Mad at the Bobcats for trading away another draft pick? Here's why you shouldn't worry.

The trade that brought Tyrus Thomas to Charlotte cost the Bobcats another first round pick, but how much did the team really lose?

I'd like to first open this thread with a review of the Bobcat's drafting over the years.





2004-Emeka Okafor, Bernard Robinson

2005-Raymond Felton, Sean May

2006-Adam Morrison, Ryan Hollins

2007-Brandon Wright (Jason Richardson trade) Jared Dudley

2008-D.J. Augustin, Alexis Ajincia, Kyle Weaver

2009-Gerald Henderson, Derek Brown, Robert Vaden (Oklahoma City trade)


As you can see, out of 6 years of drafting, we only have 5 players on our roster who we have drafted. 4, who have come in the past 2 years. We've had some of the most terrible draft luck. We lost out on drafting Dwight Howard in our expansion season, we declined a trade that would've landed us the rights to draft Chris Paul, and we selected "The Stache" over Trailblazer cornerstone Brandon Roy. Things just haven't gone right for one reason or another, but we've been very unfortunate.


The good news is that the Bobcats probably won't be having any more opportunities to screw up for a while, because they've finally found the way to building a contender, through the trade. Wait, you say, teams build through the draft, it's a need to hold onto your draft picks. Well, I have to respectfully disagree. Here's why we shouldn't worry about "sacrificing our future".


1. The Bobcats are a playoff caliber team- which also means, that the draft pick won't carry too much value. For teams who don't qualify for the playoffs, they are placed into a lottery in which the teams with the lowest wins have the highest chance of earning the top pick. Like Powerball. The Bobcats, right now, would finish with the lowest seed in the playoffs, and thus have the 15th pick in the NBA Draft.





A review of the last #15 picks of the past 10  years show that Austin Daye (Detroit),  Robin Lopez (Phoenix), Rodney Stuckey (Detroit), Cedric Simmons (New Orleans), Antoine Wright (New Jersey), Al Jefferson (Boston), Reece Gaines (Orlando), Bostjan Nochbar (New Jersey),  Steven Hunter (Orlando), and Jason Collier (Milwaukee) were selected. Of all of the picks on the list, I would say that only Al Jefferson and Rodney Stuckey are big names. So, essentially, the Bobcats would probably only have a 20% realistic chance of landing a player that could really change their franchise. And given the Bobcats' penchant for drafting poor, I'll probably knock that down to 10%. Our biggest loss in the trade for Thomas wasn't our draft pick. It was Flip Murray, who was average 10 ppg on a team that needed offense desperately coming into the season.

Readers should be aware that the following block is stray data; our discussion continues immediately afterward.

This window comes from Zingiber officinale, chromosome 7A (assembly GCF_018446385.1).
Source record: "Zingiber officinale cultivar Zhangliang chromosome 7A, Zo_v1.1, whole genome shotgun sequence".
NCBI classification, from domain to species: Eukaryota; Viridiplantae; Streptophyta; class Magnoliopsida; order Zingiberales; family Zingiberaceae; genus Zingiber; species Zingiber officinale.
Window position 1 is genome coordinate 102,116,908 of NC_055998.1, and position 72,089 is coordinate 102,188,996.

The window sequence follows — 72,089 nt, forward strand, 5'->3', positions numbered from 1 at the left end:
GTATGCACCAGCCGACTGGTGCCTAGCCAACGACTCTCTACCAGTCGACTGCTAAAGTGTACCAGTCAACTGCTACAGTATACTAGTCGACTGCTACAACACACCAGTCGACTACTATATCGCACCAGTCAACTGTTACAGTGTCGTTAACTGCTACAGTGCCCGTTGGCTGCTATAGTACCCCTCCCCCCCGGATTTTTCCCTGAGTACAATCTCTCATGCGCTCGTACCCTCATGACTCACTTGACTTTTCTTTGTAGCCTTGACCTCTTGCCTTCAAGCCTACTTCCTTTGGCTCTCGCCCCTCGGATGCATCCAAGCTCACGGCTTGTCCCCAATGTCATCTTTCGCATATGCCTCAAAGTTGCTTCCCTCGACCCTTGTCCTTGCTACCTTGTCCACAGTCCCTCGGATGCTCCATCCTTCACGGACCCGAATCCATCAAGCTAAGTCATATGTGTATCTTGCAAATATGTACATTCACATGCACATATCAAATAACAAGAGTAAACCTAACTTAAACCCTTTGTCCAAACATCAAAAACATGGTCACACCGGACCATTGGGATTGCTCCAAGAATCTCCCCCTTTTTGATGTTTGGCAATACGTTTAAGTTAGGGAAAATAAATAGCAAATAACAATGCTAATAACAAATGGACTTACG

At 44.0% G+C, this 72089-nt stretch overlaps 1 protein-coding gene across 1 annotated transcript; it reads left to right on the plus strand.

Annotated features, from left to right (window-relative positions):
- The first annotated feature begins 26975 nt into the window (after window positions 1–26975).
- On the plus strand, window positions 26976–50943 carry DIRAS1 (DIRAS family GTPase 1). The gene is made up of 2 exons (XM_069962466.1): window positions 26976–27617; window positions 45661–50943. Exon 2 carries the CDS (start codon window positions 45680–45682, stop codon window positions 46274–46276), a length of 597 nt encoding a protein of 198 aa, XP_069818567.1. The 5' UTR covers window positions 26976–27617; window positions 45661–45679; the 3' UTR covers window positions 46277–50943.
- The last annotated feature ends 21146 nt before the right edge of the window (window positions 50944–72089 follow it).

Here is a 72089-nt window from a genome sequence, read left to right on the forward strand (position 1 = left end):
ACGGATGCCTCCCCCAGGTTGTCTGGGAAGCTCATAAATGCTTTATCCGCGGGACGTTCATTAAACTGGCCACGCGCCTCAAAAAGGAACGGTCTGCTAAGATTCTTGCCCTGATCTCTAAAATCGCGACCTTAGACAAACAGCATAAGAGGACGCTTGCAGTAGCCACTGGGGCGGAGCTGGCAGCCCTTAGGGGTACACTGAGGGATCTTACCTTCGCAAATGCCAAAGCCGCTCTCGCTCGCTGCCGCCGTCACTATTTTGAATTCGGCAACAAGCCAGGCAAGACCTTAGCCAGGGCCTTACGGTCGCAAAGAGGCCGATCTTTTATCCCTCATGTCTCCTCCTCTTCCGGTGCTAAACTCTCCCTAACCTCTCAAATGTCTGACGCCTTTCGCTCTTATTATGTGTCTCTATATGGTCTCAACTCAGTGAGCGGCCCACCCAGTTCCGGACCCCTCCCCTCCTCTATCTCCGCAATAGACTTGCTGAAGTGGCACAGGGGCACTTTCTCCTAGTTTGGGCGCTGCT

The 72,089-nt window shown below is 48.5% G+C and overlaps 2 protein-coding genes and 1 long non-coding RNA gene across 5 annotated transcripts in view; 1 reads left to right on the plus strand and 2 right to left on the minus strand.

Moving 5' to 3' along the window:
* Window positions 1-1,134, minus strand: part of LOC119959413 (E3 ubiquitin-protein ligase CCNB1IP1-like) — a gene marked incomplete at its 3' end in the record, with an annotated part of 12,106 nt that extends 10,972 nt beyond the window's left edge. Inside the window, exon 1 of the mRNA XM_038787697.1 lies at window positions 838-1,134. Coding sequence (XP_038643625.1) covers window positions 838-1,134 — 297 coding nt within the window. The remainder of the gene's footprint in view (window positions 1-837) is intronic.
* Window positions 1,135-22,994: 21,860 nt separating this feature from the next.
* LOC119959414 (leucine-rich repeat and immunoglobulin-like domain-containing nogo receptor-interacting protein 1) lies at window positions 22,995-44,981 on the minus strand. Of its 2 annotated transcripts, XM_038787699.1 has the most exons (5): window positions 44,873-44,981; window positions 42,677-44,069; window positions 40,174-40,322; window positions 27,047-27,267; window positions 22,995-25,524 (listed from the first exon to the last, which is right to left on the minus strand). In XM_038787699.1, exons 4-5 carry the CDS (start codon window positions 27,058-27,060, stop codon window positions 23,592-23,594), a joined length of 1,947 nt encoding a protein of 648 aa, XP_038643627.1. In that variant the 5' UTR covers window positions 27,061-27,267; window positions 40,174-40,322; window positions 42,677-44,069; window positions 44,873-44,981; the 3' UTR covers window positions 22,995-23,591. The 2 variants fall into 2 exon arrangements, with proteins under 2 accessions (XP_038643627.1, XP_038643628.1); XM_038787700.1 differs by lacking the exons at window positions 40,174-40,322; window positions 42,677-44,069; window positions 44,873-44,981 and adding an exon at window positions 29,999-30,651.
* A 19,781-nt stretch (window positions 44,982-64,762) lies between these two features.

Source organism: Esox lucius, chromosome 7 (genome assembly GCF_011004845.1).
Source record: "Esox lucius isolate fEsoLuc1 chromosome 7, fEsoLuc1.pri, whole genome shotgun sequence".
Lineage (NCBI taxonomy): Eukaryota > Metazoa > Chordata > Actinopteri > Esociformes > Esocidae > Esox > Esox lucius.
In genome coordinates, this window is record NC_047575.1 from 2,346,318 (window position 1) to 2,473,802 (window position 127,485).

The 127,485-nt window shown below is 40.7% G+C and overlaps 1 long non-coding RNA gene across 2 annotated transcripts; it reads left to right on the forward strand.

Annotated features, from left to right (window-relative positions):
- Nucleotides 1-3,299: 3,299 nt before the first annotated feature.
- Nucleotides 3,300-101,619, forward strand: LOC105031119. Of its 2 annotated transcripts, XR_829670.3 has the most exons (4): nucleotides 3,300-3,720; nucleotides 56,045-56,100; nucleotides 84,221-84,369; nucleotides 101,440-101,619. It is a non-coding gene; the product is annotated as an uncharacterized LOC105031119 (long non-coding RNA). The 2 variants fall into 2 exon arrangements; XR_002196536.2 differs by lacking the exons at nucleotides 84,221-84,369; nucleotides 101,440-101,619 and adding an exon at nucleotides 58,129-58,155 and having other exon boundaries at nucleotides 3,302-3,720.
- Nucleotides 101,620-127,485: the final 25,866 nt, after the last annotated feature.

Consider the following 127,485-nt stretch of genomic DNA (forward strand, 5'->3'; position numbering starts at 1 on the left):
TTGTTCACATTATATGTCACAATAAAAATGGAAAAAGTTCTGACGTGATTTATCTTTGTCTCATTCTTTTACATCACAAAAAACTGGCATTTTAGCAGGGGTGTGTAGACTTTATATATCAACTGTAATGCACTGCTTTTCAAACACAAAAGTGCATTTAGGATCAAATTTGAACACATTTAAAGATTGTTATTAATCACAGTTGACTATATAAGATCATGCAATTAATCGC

2. Winning teams don't build through the draft= The age of free agency has really made it difficult for franchises to keep a lot of the players they draft. There is always going to be another team out there willing to offer equal or more to what the home team is. And with ESPN and other networks paying so much attention to certain franchises (Boston, L.A., Miami), players are now more intrigued with the appeal of playing for a big market team. I mean, look at what drafting Lebron James, Dwayne Wade, and Chris Bosh has gotten the Cavaliers, Heat, and Raptors? A season where all those teams are doing whatever they can to make sure they don't leave. Meanwhile, teams like L.A. and Boston, who have won championships, have been built through trades. Kobe Bryant, Pau Gasol, Lamar Odom, Kevin Garnett, and Ray Allen were all obtained through trades. There are certain teams that have found success in building almost completely through the draft (Spurs), but what has that gotten every other team that's trying to take the wait and develop approach? Nothing, but years and years of waiting. Some of those teams have had to blow up and rebuild again along the way (Memphis, Philadelphia, Minnesota), while others seem to be doomed to mediocrity for years to come (Detroit, New Orleans), and no championship. You can draft cornerstones and build around them, but more than likely you're going to get those type of players with top 5 picks.






3. Same as one, we are a playoff caliber team- I don't really think we have any room to complain when we've improved every year. This appears to be our first year in the playoffs, and now all of the sudden people are concerned about picking up the next Cedric Simmons three years from now? Charlotte's problem has always been they weren't too bad, but they weren't too good. That is a very dangerous cycle you can get caught up in when it comes to drafting, because if you are drafting pick number 12, or 14, you're probably really trying to build a championship with role players, which isn't going to really happen.  The trades that we've made have landed the Bobcats a VERY dangerous team. I never imagined that we'd be able to call ourselves that this year. Coming into the season, the playoffs were my goal. After the Stephen Jackson trade, a couple of first round wins was my goal. After this trade for Tyrus Thomas, I truly feel the sky is the limit, because the team plays smart, they are young and athletic, they are long, and they have one of the best coaching minds in the game. I've always felt bad for teams tanking it in and waiting for things to get better the next year (New York Knicks). But I really don't see what's the difference between putting a full team together on 1 year contracts and waiting on picks to turn into something for you in the future. I think you go for the win, and believe in yourself and your franchise. The Bobcats can do that, and I'm happy with it. So while you guys are upset about us trading away our draft picks, I would rather enjoy this ride that we're about to be on for the rest of the year.

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